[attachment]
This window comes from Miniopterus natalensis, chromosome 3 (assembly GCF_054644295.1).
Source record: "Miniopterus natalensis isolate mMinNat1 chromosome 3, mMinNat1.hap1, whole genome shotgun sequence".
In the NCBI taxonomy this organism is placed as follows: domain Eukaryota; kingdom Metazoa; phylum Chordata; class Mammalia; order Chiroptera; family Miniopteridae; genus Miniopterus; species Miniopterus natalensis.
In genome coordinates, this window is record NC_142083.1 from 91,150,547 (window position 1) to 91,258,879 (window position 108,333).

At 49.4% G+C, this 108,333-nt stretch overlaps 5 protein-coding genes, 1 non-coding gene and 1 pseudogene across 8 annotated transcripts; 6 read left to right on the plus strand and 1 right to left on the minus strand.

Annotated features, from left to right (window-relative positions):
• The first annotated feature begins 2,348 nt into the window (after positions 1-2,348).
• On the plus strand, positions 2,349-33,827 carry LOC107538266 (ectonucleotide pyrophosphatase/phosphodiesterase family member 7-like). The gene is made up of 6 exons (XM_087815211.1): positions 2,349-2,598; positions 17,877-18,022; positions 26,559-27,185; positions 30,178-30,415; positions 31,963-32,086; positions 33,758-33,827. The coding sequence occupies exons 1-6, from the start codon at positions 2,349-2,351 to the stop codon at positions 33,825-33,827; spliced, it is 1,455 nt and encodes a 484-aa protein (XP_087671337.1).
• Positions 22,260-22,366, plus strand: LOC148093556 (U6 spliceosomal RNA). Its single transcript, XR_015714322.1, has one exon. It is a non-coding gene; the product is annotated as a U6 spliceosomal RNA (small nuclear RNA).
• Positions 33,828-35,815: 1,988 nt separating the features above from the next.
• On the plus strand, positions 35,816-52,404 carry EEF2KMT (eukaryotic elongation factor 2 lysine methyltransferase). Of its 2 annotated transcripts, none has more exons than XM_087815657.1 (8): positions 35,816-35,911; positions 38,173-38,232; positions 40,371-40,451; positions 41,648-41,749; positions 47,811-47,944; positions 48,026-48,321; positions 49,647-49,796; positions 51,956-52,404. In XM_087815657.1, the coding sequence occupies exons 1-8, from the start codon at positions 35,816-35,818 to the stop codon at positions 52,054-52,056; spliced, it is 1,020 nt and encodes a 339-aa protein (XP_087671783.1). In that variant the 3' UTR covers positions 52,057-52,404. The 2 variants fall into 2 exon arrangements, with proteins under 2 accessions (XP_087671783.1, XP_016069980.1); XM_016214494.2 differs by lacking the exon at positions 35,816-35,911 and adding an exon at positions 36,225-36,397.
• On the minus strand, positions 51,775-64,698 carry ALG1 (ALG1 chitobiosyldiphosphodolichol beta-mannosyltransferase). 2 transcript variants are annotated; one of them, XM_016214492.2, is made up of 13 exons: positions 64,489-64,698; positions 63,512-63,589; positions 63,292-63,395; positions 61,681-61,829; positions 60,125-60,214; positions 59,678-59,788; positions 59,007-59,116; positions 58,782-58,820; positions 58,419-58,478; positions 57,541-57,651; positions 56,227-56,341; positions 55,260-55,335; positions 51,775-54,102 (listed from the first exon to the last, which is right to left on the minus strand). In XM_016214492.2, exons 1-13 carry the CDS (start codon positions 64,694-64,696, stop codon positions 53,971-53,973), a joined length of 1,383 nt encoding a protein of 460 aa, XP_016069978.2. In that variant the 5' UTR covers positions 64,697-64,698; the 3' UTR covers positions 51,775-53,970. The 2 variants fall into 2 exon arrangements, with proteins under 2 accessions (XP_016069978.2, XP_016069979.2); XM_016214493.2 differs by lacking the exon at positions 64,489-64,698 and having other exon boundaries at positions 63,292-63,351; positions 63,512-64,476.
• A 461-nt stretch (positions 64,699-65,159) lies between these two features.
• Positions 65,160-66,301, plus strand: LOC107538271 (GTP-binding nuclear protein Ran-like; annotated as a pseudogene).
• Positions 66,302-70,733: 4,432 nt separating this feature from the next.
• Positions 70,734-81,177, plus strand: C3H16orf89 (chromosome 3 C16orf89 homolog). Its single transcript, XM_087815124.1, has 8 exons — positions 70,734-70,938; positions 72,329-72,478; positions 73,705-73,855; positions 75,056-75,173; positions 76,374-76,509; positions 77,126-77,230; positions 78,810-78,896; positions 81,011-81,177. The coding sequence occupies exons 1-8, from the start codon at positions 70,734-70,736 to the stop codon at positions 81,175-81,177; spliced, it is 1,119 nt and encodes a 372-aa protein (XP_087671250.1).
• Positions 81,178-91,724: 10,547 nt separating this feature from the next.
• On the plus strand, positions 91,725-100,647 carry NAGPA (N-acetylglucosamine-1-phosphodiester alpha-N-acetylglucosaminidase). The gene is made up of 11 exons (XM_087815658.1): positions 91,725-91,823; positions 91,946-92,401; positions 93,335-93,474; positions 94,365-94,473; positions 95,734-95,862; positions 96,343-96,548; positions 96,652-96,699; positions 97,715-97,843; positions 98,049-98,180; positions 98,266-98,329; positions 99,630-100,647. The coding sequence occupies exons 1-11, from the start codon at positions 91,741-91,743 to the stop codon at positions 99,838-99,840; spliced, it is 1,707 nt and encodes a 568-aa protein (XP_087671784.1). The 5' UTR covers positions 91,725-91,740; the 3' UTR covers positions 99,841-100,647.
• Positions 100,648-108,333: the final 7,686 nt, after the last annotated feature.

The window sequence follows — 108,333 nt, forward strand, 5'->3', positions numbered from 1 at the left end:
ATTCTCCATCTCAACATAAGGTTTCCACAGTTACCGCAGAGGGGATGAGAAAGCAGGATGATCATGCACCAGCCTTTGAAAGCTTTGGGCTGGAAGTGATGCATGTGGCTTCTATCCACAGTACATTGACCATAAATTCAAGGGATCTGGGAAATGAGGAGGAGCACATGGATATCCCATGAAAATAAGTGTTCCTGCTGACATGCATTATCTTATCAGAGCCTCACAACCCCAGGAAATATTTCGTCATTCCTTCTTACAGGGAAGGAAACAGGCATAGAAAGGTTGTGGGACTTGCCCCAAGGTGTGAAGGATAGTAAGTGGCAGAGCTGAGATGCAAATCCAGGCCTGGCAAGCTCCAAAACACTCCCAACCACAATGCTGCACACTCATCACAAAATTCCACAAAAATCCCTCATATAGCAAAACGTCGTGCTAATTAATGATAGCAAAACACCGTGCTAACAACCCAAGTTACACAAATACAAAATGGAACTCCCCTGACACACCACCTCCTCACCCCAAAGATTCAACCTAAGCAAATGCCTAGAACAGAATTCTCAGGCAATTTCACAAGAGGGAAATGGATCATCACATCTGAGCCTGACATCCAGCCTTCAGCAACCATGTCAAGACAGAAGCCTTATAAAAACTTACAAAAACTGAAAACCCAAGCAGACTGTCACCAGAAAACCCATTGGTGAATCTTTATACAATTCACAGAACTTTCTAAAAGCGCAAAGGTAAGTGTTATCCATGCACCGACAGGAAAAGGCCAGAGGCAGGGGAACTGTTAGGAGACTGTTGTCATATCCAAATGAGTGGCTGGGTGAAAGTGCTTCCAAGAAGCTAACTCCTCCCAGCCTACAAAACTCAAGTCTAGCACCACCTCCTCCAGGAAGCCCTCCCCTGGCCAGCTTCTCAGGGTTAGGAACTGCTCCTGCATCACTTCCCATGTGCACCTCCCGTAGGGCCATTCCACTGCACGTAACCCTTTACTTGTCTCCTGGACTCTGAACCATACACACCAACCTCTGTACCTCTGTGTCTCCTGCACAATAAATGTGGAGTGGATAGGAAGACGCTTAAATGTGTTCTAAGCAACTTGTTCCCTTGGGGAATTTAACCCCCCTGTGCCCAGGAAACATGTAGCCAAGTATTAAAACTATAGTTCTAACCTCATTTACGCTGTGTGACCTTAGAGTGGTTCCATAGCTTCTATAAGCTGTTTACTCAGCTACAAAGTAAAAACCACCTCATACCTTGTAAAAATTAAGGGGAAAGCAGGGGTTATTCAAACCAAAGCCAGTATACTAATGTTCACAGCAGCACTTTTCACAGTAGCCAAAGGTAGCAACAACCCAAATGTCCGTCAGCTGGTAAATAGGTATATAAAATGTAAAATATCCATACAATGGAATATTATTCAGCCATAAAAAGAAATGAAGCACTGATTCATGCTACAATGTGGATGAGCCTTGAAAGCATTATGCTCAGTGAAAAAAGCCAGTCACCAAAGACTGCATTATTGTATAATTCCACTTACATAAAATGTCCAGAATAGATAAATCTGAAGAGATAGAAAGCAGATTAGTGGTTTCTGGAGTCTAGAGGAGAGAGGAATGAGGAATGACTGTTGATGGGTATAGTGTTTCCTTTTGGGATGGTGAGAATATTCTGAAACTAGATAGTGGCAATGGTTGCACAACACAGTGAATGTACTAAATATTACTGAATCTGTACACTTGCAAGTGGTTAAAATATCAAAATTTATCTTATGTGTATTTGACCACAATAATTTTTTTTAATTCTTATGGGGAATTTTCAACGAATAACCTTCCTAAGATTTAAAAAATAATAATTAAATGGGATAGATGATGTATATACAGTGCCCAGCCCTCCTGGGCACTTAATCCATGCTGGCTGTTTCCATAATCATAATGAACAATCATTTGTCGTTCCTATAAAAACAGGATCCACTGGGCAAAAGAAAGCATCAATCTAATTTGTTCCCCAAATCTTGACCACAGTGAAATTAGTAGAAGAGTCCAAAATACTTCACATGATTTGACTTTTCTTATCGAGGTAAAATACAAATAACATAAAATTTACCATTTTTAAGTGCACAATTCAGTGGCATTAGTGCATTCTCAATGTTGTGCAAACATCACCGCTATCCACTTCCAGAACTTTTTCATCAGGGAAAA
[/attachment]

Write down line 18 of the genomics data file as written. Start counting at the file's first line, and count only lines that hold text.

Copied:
• On the plus strand, positions 91,725-100,647 carry NAGPA (N-acetylglucosamine-1-phosphodiester alpha-N-acetylglucosaminidase). The gene is made up of 11 exons (XM_087815658.1): positions 91,725-91,823; positions 91,946-92,401; positions 93,335-93,474; positions 94,365-94,473; positions 95,734-95,862; positions 96,343-96,548; positions 96,652-96,699; positions 97,715-97,843; positions 98,049-98,180; positions 98,266-98,329; positions 99,630-100,647. The coding sequence occupies exons 1-11, from the start codon at positions 91,741-91,743 to the stop codon at positions 99,838-99,840; spliced, it is 1,707 nt and encodes a 568-aa protein (XP_087671784.1). The 5' UTR covers positions 91,725-91,740; the 3' UTR covers positions 99,841-100,647.